Spirited buying at the Sotheby's auction of the Jacqueline Kennedy Onassis estate underscored a strong 1996 interest in celebrity memorabilia.
Of course, the $772,500 purchase by actor Arnold Schwarzenegger of a set of golf clubs inscribed "JFK Washington D.C." wasn't exactly a transaction by an average collector. Neither was the $2.6 million spent by the head of H.J. Heinz Co. on a 40-carat diamond engagement ring from Aristotle Onassis.Nonetheless, memorabilia fascination seems evident at all price levels and, perhaps even more importantly, the art market is also showing signs that it's alive and well. Collectors appear to be awakening from an early 1990s slumber.
Auction results of impressionist and modern art in recent weeks have been formidable, fueled by what auction houses call "middle market" buyers, rather than multimillion-dollar individual sales of past years. That's perceived as a sign of recovery, as is the fact that Asian buyers have reappeared for the first time since 1990.
For example, a recent Christie's auction of impressionist and modern art pulled in $76.1 million and only nine of 67 works failed to sell. An unidentified Asian buyer paid $7.1 million for the most valuable work, Monet's 1889 painting "Grain Stacks at Giverny, Morning Light." Meanwhile, a similar Sotheby's event garnered $64.5 million and only 10 of the 68 works failed to find buyers.
More average collectors also have opportunities. According to Kathleen Guzman, senior vice president with Christie's, prints are big sellers with younger collectors these days because one's money goes further than with paintings. Moving up to the hot, higher-priced names in the print category, Honore Daumier, Joan Miro, Alexander Caulder and Marc Chagall are best sellers likely to increase in value.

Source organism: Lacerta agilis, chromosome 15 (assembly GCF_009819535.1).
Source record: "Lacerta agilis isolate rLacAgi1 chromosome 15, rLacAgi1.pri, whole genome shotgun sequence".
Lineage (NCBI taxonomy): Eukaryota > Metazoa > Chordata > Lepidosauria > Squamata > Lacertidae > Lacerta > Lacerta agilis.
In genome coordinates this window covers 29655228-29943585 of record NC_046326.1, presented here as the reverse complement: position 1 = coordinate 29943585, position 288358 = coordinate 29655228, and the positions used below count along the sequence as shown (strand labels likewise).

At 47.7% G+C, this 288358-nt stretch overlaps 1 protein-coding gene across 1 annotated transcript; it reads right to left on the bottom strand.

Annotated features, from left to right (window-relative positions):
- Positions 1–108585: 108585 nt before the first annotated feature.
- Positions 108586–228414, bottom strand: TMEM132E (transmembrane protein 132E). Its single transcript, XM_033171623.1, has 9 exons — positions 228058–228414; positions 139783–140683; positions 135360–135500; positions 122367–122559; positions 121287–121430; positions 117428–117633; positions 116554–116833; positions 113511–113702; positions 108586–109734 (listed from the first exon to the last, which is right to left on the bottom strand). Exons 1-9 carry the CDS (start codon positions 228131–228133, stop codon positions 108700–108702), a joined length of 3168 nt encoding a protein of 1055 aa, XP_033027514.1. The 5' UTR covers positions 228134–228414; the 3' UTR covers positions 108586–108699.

And then, of course, there's that addiction to celebrity memorabilia, as baby boomers and older Americans snap up sentimental items that remind them of their youth.
"We've sold everything imaginable, such as John Travolta's white suit from the film `Saturday Night Fever' and Frank Sinatra's mailbox (which, she noted, barely said Sinatra on it), each of those two items going for $150,000," said Guzman.
You must be careful, however. Consider the fact that memorabilia of early child film star Shirley Temple, quite expensive a decade ago, has precipitously fallen from favor.
It always makes sense to buy memorabilia that means something personally, advised Alan Bamberger, a San Francisco-based author whose "Art Talk" column appears in antique and collectible publications. For example, if you like classical music, seek out an autograph of your favorite composer.
"If you buy memorabilia or art only as an investment, they have no meaning to you and you're also less likely to understand why they're going up or down in value," counseled Bamberger. "Learn by visiting museums, talking to collectors, reading and developing an eye for what you find attractive."
By becoming acquainted with the area you're interested in, you're less likely to become "putty in the hands" of less scrupulous sellers, he said
"In paintings, good quality art that is fresh to the market and in good condition, such as a painting that's hung on Grandma's wall for 40 years, is bringing the most to the market these days," said Catherine Leonhard, American painting specialist with Butterfield & Butterfield in San Francisco.
Particularly popular lately have been American modern works from the 1920s through 1940s, Leonhard said, though collectors with more traditional tastes will still prefer choices such as the Hudson River school. The market for western U.S. art, which fell apart in the mid-1980s oil crunch, is firming up.
Christie's Guzman advises buying only items that you like and the best examples you can afford.
Avoid chipped or restored works. Never purchase anything at auction without carefully inspecting it before auction day and doing your homework. At your first auction, bring a notebook to make observations, not your checkbook.